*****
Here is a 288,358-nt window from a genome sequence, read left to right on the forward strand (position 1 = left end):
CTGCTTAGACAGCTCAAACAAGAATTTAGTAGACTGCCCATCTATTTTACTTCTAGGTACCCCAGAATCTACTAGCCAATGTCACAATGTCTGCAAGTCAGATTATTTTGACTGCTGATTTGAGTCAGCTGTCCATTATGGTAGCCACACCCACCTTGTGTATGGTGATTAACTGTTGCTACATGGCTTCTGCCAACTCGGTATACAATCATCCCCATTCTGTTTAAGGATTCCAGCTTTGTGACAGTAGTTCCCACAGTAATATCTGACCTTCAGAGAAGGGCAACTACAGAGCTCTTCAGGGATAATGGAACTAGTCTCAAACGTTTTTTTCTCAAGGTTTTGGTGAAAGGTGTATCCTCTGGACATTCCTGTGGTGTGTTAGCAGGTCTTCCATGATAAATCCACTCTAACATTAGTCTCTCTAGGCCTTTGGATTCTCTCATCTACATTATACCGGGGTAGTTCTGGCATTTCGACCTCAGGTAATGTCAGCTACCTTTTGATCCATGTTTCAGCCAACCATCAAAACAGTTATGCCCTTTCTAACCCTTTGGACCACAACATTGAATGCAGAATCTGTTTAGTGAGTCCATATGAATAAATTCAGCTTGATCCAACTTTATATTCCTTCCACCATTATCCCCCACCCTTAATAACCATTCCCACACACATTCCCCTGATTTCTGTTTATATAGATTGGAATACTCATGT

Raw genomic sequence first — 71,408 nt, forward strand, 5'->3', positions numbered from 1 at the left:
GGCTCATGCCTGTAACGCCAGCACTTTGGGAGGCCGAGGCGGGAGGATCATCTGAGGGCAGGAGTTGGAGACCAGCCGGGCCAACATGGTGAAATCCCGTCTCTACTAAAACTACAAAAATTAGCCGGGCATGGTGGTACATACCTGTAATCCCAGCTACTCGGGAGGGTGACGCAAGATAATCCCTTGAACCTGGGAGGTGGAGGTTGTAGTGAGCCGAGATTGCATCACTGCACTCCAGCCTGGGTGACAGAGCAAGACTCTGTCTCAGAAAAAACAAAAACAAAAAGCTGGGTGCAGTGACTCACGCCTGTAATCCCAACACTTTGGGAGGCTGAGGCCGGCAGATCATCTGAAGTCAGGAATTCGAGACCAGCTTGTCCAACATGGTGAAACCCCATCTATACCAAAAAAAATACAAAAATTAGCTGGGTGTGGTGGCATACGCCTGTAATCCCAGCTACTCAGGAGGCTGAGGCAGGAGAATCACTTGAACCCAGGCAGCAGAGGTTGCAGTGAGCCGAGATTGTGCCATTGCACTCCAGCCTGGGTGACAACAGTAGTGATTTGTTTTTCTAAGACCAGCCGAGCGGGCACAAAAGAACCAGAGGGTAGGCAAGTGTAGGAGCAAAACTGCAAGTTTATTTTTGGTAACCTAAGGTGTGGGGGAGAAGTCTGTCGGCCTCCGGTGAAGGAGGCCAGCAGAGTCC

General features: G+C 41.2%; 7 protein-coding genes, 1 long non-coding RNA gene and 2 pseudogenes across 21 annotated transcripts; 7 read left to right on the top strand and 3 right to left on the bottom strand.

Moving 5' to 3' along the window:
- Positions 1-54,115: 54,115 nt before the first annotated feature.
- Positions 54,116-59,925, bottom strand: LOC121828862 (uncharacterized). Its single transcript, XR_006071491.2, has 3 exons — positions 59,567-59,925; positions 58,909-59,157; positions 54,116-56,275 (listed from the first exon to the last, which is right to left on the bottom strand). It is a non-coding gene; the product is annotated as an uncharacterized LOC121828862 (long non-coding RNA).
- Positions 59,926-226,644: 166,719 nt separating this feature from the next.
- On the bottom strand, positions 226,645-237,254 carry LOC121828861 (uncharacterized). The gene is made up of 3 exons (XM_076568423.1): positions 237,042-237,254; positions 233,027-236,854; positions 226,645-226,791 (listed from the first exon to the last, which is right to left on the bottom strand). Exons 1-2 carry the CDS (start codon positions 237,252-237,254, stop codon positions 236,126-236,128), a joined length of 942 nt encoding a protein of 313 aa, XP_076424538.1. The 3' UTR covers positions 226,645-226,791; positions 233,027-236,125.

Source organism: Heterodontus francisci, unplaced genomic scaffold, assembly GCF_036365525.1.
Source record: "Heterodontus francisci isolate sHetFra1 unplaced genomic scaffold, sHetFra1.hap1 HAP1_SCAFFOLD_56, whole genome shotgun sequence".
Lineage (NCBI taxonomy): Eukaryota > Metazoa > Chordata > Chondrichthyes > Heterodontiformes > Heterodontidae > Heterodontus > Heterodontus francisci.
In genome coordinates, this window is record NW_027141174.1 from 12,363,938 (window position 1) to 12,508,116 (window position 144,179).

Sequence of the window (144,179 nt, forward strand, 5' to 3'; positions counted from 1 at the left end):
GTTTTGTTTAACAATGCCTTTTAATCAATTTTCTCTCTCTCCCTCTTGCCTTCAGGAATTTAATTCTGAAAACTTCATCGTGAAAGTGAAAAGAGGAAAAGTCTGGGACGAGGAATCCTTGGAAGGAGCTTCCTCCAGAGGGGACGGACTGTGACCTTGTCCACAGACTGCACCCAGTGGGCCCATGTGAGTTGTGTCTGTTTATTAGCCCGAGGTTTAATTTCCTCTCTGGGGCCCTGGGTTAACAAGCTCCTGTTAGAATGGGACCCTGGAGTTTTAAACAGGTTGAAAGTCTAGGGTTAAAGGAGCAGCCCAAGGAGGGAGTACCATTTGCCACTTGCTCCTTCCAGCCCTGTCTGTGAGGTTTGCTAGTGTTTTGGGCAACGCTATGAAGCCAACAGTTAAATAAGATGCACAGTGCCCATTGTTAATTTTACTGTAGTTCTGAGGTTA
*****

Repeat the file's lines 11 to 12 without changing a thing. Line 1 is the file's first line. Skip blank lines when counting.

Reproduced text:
Source organism: Heterodontus francisci, unplaced genomic scaffold, assembly GCF_036365525.1.
Source record: "Heterodontus francisci isolate sHetFra1 unplaced genomic scaffold, sHetFra1.hap1 HAP1_SCAFFOLD_56, whole genome shotgun sequence".